‘Australia and NZ use aid money to force Pacific countries into PACER plus’
Vila Times’ Exclusive: Dr Patricia Ranald explains why the trade deal, already signed by PM Salwai, is not good for Vanuatu and other Pacific Island nations
PM Salwai has already signed PACER Plus in September
‘Australian and New Zealand governments have exerted a lot of pressure on Pacific island countries to join PACER plus with aid packages. In the case of Australia, the funding is not additional funding to the total aid budget for Pacific islands, and will be of no additional cost to Australia’
– What are the main reasons, forcing other Pacific island nations (excluding Fiji and PNG) to sign PACER plus to begin with (since it seems the agreement is obviously not beneficial for them)? Is it mainly political and economical pressure?
The Australian and New Zealand governments have exerted a lot of pressure on Pacific island countries to join PACER plus, including the Aid for Trade and development and Economic Cooperation and Development packages which they received in exchange for signing the agreement.
The Australian government National Interest Analysis of the agreement says that the Aid for Trade Readiness Package are A$4 million and NZ$4 million, while the Economic Corporation and Development packages are A$19 million from Australia and NZ$7 million from New Zealand. It also reports that, in the case of Australia, this is not additional funding, but will be absorbed by the official development assistance budget. This means that the funding is not additional funding to the total aid budget for Pacific islands, and will be of no additional cost to Australia.
Presumably Fiji and PNG, because their economies are so much larger than other Pacific island economies, comprising 80% of total Pacific island GDP, have been able to resist this pressure.
– Objectively, what are the main benefits the Pacific island countries, that have already joined, can expect to get from the PACER plus agreement long-term?
Pacific island countries already have tariff free access for their exports to Australia and New Zealand, so there is no gain in market access for their goods into Australia and New Zealand. As developing countries, Pacific island countries do not have many developed services sectors, so they will not benefit from increased access to investments and services in Australia and New Zealand.
The Australian National Interest analysis says that the main benefits for Pacific islands are to maximise opportunities for them to use Australia-New Zealand imports and investment as engines of growth by lowering the cost of imports and having more foreign investment. It recognises that lower tariffs could also have a negative impact on local industries and jobs, especially in smaller economies, like Vanuatu, but claims that this is addressed through tariffs being lowered over a longer time frame by the time and flexibility in implementation.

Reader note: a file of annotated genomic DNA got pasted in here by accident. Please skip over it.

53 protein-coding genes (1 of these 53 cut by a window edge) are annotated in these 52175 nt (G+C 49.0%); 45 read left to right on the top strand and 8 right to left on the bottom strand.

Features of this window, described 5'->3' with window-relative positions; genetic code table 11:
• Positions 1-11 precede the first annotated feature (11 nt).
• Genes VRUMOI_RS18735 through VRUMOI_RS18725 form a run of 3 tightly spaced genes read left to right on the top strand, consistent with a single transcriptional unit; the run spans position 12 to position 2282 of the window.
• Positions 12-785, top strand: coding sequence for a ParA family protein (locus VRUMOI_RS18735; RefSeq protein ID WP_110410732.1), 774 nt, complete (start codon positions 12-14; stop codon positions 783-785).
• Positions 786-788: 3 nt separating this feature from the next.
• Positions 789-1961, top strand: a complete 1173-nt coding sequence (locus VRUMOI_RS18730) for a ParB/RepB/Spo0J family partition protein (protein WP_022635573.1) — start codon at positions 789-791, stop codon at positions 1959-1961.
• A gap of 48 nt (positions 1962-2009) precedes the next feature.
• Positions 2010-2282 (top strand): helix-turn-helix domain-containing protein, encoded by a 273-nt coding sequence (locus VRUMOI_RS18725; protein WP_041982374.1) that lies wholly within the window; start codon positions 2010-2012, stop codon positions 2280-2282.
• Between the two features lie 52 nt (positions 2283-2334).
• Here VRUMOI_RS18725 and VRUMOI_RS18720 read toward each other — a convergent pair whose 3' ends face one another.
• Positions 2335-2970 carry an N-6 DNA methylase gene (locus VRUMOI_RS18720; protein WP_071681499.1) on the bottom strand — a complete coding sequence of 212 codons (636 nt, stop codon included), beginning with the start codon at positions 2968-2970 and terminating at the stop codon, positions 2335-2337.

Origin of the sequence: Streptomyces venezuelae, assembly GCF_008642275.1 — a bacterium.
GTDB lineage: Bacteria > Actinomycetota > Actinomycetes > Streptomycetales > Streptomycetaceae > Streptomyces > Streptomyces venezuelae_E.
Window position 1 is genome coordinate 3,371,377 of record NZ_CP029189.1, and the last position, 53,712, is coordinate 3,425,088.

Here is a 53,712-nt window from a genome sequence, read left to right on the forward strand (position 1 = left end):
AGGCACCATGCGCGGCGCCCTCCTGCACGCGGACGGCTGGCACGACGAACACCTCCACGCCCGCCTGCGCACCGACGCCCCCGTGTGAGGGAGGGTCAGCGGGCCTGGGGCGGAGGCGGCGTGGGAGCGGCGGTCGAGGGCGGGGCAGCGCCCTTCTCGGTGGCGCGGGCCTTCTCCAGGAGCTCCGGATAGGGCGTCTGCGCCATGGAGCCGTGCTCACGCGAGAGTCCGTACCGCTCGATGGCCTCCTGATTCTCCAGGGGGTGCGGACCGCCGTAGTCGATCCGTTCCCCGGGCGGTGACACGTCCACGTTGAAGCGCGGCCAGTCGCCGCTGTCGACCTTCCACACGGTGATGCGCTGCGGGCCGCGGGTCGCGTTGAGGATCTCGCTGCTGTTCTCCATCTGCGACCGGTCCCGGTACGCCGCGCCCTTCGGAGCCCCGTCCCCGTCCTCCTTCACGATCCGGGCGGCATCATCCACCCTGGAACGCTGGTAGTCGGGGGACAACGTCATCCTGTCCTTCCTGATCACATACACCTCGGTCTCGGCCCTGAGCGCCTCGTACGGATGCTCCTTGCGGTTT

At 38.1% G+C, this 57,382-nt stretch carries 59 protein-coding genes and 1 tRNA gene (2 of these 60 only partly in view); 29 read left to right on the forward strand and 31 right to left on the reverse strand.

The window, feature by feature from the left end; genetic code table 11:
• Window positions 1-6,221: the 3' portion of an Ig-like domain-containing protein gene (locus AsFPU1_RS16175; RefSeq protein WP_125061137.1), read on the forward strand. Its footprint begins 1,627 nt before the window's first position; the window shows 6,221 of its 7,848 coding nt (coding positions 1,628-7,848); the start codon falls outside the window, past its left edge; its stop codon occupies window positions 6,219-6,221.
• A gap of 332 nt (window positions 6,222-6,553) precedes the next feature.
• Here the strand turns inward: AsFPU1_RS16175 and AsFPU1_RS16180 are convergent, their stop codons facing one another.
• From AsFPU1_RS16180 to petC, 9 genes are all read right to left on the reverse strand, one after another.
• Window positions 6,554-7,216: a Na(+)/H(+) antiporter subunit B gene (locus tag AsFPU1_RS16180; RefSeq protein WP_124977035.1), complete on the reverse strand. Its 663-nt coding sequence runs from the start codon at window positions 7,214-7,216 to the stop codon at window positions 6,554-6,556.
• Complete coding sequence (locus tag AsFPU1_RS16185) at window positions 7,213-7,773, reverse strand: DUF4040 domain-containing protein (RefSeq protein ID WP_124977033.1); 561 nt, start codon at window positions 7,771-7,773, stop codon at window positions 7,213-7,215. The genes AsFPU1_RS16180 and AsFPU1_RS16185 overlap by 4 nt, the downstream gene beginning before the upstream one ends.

However, this is a point of contention, as both Fiji and PNG have said that the tariff reductions schedules do not allow enough flexibility to protect their local industries.
‘All Pacific island governments have made commitments to provide Australian investors the same treatment as local investors in agriculture, hunting and forestry, aquaculture and manufacturing, and most have made commitments in relation to mining and quarrying’
– Could you please explain a bit more about the main reasons driving Australia and New Zealand to push this agreement through? Is there some particular local industry or number of industries in Australia and NZ to benefit after getting free entrance to Pacific island states’ markets?
The National Interest Analysis says that the agreement will deliver gains for Australian exporters by reducing tariffs in Pacific island countries on 91.5% of tariff lines covering 88.5% of Australia’s exports in 2016. This benefits Australian exporters by an estimated $A360 million over time on 2016 figures.
However, Pacific Island governments will over time lose this A$360 million in tariff revenue. For some countries, tariff revenue is a substantial proportion (10-20%) of their revenue. They will have to replace this revenue from other sources like consumption or other taxes in order to be able to fund essential services. So gains for Pacific Islander consumers through lower tariffs and cheaper imports may be offset by higher taxes to fund services. This is why detailed studies of the impacts in particular countries are needed.